1155 posts • joined 24 Jun 2009
This is what happens when you offshore. You get what you pay for. Bit harsh to highlight Misco's cockup in a national magazine though.
A bit of silent running on Twitter might not come to badly for El Reg, considering some of the headbanging tweets published in their name.
Re: Not Engineering
"...that subset of people, who know a particular recording well on their own system, will likely be able to discern a difference between a properly mastered 24 bit recording (not just taking a 16bit recording and resampling it at 24bit, that would be pointless) and a properly mastered 16 bit recording, all other things being equal, of a recording they already know well. They do sound different and the ear is surprisingly capable of discerning even tiny differences in the right circumstances. I"
Hi AC the myth of people with "golden ears" has log been used to sell preposterous "hifi" equipment. (I am not talking about those with good pitch or equalization / mixing talent). Some have claimed to hear the effect of tying a knot in the speaker cable. The well known effect of "experimenter expectancy" surely operates. The difference is there, but in perception only, it is a psychological effect. Which is why the claims never survive a blind test.
I don't object to that really, I just don't like seeing people being expensively duped, particularly people who are artistic, sensitive, knowledgeable and committed to music, high culture and black jumpers and (dare i say it) not too technical. And I like it even less when the chicanery tries to pass itself off as Engineering. It isn't.
Re: Not Engineering
Hi Betacam you might "hear" a difference when you know which source is making the sound. Double blind you would not.
16 bit CD is virtually faultless within the ability of the human ear. Certainly 24 will not correct anything audible. It is not engineering but a gimmick to snare the wealthy and gullible, as if they haven't been milked enough already by 35 years of nonsense in the high end domestic "audiophile" market.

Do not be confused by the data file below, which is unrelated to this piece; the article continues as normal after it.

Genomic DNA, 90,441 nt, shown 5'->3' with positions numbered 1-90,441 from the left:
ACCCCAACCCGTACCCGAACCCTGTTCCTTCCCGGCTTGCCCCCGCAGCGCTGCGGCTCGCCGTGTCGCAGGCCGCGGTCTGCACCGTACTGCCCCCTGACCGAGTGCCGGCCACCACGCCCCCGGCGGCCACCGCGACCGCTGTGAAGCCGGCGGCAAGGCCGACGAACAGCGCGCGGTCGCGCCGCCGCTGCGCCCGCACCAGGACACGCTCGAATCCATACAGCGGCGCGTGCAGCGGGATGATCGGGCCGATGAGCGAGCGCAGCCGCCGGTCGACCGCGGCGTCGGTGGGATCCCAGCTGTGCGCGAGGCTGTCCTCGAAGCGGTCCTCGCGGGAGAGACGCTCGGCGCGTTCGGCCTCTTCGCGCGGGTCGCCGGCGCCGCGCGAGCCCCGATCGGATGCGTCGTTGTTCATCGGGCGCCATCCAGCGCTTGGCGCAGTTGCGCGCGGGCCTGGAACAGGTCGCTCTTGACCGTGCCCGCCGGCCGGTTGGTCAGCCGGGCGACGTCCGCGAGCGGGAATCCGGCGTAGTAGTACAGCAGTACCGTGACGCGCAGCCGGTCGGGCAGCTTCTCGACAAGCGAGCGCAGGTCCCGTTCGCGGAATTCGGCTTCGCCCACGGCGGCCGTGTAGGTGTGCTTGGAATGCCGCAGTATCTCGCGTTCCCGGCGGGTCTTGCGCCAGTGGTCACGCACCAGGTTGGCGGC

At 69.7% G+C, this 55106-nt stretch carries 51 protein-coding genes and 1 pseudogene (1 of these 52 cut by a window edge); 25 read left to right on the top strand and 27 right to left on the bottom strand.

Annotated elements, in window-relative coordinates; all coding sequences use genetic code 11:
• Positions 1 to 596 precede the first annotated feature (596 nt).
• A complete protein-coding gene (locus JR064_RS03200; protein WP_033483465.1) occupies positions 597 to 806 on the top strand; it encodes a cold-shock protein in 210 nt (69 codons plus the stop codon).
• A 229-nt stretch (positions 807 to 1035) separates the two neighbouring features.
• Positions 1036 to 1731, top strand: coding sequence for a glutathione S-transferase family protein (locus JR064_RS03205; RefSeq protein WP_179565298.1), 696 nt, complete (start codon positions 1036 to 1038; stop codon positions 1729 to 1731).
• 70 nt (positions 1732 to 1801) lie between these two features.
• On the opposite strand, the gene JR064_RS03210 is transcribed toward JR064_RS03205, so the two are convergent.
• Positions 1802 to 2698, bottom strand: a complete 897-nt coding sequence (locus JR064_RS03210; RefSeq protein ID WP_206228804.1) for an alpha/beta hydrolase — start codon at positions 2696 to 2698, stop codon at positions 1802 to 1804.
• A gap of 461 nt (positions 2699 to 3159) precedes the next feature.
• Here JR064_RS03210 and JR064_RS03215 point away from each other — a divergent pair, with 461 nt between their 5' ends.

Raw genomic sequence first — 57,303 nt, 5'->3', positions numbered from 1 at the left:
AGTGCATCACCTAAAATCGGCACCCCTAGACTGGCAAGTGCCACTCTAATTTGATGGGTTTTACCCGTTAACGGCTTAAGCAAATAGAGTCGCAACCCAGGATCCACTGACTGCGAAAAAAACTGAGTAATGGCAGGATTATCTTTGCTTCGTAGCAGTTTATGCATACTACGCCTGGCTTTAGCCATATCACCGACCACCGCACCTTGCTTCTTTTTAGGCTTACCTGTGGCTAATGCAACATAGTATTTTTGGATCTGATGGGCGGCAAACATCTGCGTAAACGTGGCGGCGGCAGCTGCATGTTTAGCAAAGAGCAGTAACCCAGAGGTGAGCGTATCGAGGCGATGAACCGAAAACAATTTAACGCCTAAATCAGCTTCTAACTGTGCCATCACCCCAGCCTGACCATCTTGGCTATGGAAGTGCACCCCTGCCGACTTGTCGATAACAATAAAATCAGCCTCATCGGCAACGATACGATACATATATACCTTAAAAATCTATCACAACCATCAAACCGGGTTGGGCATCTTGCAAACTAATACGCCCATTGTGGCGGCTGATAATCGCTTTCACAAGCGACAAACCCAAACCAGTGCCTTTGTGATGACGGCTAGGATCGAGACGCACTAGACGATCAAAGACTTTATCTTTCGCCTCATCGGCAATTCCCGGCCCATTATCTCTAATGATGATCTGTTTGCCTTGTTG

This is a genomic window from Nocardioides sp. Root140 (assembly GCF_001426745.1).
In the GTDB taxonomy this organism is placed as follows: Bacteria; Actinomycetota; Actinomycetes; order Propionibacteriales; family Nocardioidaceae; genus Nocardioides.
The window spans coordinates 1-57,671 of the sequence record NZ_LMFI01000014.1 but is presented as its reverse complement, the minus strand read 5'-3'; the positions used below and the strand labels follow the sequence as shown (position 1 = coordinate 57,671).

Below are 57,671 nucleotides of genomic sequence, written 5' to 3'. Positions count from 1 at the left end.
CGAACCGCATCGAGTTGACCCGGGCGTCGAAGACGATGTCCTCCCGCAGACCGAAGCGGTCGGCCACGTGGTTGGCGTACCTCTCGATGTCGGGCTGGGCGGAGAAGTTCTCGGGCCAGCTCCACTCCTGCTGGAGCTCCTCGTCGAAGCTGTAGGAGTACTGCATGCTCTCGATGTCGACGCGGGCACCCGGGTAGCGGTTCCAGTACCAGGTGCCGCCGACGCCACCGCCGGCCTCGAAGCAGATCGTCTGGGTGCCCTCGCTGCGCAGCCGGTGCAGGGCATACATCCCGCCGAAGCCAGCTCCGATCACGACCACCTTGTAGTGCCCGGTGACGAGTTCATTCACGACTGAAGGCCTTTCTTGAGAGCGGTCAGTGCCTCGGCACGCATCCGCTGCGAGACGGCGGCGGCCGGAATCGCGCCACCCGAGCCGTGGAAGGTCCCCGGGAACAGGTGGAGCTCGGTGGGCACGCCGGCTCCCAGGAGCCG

Just buying bigger speakers would improve most people's experience. However that isn't something people want to do, especially as house sizes have decreased over the years.
Being a couple of years older than Moley, I enjoyed the original diary, as well as finding it slightly embarrassing. Adrian's problems are pretty ageless and have been encountered by 14 year old boys probably since the stone age. Very funny. Vaguely remember him raging against somebody called the "stick insect", think it was his dad's girlfriend.
Townsend was not a trained writer. Born in Leicester in 1946, Townsend had lived what most of us would consider a “conventional life” before she had hit 25: she left school at 15, was married aged 18 and had divorced and was living as a single parent with three children at the age of 23
Getting married at 18 and being a single parent by 23 were certainly not conventional events in the 1964/69, although they are fairly common in 2014.
Dropbox Privacy Advisor ?
It's the Dropbox users who need the advice, not Dropbox.
Re: I didn't ask for no heartbeat...
Conservatism is right. A Debian server of mine is safe from Hearbleed, purely because it is still on Debian 6. I haven't upgrades to 7 yet, even though support runs out in a month or so.
For secure systems, a balance is needed so that the system does not become too out-of-date, but not too up-to-date either. These low level libraries contain some of the most important code in the world, it seems, and they have perhaps got the balance a bit wrong this time.
Re: OpenSSL is open source, most financial institutions don't use open source encryption.
GaryDMN is not totaly wrong. A bank who was a client of mine used SSH products from a well known software company. Those products are not affected by the current vulnerability because they rely on a combination of Openssl 0.9 and the company's own authored TLS libraries.
Re: I don't get it..
Hi Tombo software will never be totally secure, any more than code will ever be perfect. I think open and closed source are both good, but your citing of 2 bugs in 25 years is hardly an impressive argument against FOSS.
Re: I don't get it..
Modern kernels tend to leave memory unzerod even when after it is "freed", often for virtual memory / performance reasons. Even though the memory is free and available for re-use, pointers are maintained to it in case the same data is needed again soon afterwards. Eg. Solaris 10. Upon being malloced/added to a different process, it is then zerod, obviously.
This instance seems to be a case of a process requesting data from a legitimate partner process, where the two already have a legitimate, authenticated relationship. So I am not sure how the kernel/system could prevent that. It doesn't know about the application's (openssl) data design.
Now there's a guy who really knew where his towel was.
Re: Build schools not temples!